France needs to crackdown on illegal streaming sites to prevent people from watching sports online for free, says the association of French television companies.
More people than ever are turning to online streaming sites and IPTV (Internet Protocol television) boxes to watch sports, costing TV companies up to €500m in lost profits each year. Canal+ says streaming is “its main rival”.
The sports sector as a whole is thought to lose around one billion euros in profits each year due to illegal streaming.
The association of French television companies, ACCES, met to address the problem in November.
Is it legal to watch illegal streaming sites in France?
At present, it is not illegal to watch online streams, either in a browser or via an IPTV box. However, it is illegal for websites to retransmit online streams of copyrighted content.
An increasing number of internet users are also equipped with VPNs (Virtual Private Networks). These systems, which are also not illegal, allow users to access content that is blocked in their own country but available in other countries.
This is often the case for football matches, which may be shown for free in one country, but on a pay-per-view channel in another.
How widespread is streaming?
In 2022, 5.1% of the French population had an IPTV box, which allows online streams to be watched as easily as a television channel.
These boxes do not require access to a particular website, but instead rely on internet protocol networks, which makes them harder to block.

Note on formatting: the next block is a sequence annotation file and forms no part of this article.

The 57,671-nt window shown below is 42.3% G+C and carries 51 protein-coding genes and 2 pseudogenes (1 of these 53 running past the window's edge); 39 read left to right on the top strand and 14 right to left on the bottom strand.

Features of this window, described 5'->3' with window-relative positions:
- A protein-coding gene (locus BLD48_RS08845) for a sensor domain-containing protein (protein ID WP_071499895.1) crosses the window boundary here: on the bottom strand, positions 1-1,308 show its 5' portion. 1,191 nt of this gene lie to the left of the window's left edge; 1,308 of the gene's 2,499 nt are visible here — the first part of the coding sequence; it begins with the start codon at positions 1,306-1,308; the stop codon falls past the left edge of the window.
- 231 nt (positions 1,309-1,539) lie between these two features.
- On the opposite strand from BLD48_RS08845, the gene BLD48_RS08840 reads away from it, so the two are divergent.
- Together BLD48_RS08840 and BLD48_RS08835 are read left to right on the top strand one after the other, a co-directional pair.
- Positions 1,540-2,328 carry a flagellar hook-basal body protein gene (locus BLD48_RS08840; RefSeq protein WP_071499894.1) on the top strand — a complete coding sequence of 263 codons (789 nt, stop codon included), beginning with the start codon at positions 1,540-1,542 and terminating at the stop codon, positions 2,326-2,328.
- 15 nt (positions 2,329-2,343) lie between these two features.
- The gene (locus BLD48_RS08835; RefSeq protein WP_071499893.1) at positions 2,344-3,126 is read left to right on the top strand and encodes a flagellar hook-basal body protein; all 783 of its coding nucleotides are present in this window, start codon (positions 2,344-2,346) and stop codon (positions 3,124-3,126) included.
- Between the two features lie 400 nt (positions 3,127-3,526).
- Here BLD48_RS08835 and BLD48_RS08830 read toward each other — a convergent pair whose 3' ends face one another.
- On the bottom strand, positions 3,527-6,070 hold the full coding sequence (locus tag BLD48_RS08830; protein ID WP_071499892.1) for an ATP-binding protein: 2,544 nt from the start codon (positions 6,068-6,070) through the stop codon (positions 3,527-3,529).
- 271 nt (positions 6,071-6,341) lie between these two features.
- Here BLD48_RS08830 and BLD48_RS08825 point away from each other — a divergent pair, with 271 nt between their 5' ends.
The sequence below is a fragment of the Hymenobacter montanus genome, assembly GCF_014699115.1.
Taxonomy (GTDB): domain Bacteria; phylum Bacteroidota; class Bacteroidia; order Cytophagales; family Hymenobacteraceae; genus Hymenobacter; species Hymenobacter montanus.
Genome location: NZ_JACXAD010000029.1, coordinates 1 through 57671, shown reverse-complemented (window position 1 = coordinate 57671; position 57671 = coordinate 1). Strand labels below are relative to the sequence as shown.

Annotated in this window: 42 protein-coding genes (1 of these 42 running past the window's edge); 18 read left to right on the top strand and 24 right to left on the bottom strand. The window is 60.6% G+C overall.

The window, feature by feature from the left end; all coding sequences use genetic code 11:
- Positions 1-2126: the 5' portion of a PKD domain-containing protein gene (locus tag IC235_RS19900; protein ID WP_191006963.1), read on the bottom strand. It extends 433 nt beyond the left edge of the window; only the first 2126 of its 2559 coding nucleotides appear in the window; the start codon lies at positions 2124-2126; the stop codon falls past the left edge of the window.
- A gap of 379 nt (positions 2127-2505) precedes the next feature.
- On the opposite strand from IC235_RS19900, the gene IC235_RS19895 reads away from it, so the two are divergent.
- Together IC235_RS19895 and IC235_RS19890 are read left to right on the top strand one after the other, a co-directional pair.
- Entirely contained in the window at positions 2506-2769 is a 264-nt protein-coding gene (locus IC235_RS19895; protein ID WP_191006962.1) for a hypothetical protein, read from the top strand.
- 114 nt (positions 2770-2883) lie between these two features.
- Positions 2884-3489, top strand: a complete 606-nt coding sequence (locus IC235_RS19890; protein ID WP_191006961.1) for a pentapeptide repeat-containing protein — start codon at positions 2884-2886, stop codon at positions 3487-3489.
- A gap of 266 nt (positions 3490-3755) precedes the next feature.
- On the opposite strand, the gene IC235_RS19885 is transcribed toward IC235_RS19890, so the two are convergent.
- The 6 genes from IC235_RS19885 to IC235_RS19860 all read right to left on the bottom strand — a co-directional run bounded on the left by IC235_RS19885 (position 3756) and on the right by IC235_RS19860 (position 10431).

The use of online streaming in the European Union increased by 30% between 2021 and 2022, according to independent media industry news outlet The Media Leader.
By 2022, the average internet user visited a streaming website 0.55 times each month, up from 0.42 times in 2021.
This comes despite the 2021 loi Bachelot, which allows the audiovisual watchdog Arcom to block the illegal transmission of sporting events.
How might authorities in France crackdown on illegal streams?
ACCES would like to see illegal streams taken down more quickly, with more prosecutions against site owners.
Whereas in the UK, illegal streams are often taken down within five minutes, thanks to image recognition software, it can take much longer in France, requiring intervention by Arcep and Internet Service Providers.
ACCES says France could learn much from the UK’s model.
Much of the UK’s success against illegal streams stems from the frontal assault led by Sky, the Premier League, FACT, Crimestoppers and the police, which have put an arsenal of legal and technical measures in place to allow streams to be taken down quickly.
During the 2021-22 football season, the Premier League says it stopped over 600,000 illegal streams. In February 2023, Sky won another High Court battle to oblige Internet Service Providers to block illegal streams containing their content.
At the same time, the UK authorities are active in discouraging the public from these sites, recently launching another campaign to inform them of the dangers streaming can pose in terms of scams, identity theft, and potential copyright infringement.
However, France’s Ligue 1 has far more limited means than the Premier League and its fierce protector, Sky.
Indeed, Ligue 1 has not yet found a buyer to transmit its matches between 2024 and 2029.
At present, Ligue 1 matches are shown on one of two legal streaming platforms: Amazon Prime and Canal+, a situation that confronts fans with the choice to either pay for two services or to watch all the matches for free on a VPN or IPTV box.